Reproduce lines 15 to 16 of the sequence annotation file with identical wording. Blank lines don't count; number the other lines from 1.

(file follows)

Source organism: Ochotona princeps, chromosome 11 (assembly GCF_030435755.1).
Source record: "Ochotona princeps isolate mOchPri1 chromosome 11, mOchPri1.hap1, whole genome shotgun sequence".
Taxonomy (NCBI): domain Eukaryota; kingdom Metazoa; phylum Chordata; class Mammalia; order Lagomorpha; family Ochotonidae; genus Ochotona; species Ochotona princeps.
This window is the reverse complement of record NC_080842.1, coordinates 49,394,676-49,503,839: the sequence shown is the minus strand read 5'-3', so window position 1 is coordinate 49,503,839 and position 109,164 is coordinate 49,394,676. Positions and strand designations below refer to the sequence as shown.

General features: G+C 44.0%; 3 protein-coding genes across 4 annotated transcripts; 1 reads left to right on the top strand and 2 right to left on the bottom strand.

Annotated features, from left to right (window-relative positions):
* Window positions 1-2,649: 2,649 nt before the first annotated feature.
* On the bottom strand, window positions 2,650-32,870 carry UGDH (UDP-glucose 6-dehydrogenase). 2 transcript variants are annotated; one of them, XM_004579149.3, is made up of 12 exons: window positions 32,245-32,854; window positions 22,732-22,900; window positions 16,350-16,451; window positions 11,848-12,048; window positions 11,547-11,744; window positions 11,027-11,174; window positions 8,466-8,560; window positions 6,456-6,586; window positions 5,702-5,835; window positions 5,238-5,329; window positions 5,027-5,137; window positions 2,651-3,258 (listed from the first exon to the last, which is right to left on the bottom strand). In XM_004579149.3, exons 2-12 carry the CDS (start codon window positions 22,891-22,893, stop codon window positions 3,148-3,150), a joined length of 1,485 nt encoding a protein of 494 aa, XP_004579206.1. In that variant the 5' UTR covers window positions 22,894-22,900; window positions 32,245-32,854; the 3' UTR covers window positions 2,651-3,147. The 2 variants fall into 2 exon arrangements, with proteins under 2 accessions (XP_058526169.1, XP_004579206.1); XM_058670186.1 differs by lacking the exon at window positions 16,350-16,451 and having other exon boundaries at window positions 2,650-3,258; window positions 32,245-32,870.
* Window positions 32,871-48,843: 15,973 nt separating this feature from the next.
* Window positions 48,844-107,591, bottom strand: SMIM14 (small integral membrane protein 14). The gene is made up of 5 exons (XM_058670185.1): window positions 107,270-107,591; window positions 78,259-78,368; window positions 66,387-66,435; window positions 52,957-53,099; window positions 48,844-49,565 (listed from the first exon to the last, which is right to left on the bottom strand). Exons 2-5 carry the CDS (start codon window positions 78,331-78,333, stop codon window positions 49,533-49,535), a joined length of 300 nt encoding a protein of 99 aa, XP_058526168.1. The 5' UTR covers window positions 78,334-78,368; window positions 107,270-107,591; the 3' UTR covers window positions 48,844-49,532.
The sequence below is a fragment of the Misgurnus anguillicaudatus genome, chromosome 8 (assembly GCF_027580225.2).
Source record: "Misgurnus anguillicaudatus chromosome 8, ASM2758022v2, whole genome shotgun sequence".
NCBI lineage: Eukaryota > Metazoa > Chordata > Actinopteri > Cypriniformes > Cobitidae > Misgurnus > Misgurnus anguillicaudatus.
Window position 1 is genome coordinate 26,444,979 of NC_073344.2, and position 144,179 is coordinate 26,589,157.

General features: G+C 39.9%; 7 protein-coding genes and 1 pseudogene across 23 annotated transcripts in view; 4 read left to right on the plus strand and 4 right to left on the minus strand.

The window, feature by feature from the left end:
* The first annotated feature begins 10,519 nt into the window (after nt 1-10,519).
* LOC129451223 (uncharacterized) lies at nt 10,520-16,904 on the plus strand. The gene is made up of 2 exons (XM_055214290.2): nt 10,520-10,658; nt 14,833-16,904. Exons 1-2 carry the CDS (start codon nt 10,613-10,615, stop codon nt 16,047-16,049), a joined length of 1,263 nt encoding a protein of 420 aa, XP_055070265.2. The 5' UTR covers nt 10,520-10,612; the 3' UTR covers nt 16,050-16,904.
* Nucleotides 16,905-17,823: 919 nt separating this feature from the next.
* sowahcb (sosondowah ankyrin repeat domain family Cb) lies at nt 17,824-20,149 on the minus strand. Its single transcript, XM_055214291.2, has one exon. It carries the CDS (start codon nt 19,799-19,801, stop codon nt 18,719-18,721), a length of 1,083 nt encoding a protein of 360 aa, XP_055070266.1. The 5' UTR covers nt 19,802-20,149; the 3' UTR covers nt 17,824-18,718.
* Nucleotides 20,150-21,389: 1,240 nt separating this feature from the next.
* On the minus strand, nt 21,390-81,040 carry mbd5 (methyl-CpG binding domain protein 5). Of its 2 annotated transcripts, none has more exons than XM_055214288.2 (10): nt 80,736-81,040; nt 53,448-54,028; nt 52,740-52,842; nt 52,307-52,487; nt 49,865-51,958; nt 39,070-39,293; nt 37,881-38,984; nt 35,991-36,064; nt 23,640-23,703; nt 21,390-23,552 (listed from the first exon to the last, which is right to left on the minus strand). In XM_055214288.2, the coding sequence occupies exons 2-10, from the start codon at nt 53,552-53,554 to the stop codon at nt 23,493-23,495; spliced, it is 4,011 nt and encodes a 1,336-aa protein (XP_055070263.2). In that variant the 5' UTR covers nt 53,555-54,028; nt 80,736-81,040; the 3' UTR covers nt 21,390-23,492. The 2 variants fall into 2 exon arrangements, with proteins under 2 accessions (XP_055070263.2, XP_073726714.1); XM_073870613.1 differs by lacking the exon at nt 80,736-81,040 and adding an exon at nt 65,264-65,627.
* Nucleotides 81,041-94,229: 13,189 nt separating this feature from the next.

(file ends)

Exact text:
General features: G+C 39.9%; 7 protein-coding genes and 1 pseudogene across 23 annotated transcripts in view; 4 read left to right on the plus strand and 4 right to left on the minus strand.

The window, feature by feature from the left end: